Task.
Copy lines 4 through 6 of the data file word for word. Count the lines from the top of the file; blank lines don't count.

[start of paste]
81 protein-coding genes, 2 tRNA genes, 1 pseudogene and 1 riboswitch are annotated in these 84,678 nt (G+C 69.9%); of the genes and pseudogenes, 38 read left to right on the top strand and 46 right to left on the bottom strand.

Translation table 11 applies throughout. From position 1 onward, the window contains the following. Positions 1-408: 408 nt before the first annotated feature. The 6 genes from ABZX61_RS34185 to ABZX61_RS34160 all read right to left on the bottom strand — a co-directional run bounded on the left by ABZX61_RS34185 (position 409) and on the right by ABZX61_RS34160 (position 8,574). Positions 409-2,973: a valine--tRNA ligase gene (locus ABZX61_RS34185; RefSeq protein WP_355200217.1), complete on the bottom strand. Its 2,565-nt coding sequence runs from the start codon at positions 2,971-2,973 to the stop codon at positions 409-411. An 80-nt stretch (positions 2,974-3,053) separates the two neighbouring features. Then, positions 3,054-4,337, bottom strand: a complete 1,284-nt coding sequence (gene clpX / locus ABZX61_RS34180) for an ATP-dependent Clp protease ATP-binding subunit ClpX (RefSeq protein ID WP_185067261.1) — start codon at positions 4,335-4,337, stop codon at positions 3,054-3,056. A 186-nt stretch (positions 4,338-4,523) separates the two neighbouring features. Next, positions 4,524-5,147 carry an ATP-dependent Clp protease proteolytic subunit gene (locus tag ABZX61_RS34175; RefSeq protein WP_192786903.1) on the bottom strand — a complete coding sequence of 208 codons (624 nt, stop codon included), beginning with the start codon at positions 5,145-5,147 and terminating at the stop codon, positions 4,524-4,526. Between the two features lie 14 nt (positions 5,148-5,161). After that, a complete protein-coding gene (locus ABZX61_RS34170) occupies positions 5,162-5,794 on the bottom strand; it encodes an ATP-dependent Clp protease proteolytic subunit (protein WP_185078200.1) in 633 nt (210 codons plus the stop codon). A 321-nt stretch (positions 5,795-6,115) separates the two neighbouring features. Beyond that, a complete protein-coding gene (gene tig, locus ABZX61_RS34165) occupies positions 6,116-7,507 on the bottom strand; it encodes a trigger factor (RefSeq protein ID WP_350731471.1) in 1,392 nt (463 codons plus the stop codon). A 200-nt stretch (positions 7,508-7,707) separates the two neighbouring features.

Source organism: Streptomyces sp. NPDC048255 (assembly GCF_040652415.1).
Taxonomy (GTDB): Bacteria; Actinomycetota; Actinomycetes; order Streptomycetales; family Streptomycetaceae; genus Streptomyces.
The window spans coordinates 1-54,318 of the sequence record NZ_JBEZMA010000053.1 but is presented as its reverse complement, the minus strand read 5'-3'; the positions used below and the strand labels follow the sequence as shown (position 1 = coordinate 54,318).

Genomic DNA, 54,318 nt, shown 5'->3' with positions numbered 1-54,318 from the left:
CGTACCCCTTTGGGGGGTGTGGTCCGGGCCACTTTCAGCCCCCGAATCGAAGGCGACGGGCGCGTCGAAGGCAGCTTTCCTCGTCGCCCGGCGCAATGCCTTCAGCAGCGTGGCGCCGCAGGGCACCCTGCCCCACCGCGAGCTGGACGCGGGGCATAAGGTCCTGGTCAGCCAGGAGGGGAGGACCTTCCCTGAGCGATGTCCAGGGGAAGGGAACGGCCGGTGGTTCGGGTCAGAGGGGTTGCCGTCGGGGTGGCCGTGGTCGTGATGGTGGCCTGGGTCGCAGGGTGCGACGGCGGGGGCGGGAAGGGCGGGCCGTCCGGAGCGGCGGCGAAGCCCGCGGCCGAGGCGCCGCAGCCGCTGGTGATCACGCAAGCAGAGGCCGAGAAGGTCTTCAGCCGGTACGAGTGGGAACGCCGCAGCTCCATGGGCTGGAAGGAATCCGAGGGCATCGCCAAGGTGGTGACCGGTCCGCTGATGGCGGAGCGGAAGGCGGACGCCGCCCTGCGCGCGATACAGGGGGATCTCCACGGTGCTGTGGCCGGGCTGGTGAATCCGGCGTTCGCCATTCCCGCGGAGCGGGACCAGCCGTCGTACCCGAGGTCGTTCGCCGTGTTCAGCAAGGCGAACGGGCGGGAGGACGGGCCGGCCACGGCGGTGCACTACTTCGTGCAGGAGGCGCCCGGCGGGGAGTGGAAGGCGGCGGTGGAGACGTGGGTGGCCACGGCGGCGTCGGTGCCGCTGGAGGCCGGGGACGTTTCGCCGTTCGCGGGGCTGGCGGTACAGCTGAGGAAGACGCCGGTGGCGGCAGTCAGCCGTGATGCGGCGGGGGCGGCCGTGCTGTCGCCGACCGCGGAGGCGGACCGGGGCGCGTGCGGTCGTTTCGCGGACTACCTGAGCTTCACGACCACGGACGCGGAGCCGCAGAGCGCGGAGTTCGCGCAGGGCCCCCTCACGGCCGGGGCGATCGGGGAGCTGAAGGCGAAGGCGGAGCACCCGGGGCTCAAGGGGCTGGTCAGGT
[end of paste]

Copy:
Taxonomy (GTDB): Bacteria; Actinomycetota; Actinomycetes; order Streptomycetales; family Streptomycetaceae; genus Streptomyces.
The window spans coordinates 1-54,318 of the sequence record NZ_JBEZMA010000053.1 but is presented as its reverse complement, the minus strand read 5'-3'; the positions used below and the strand labels follow the sequence as shown (position 1 = coordinate 54,318).

Genomic DNA, 54,318 nt, shown 5'->3' with positions numbered 1-54,318 from the left: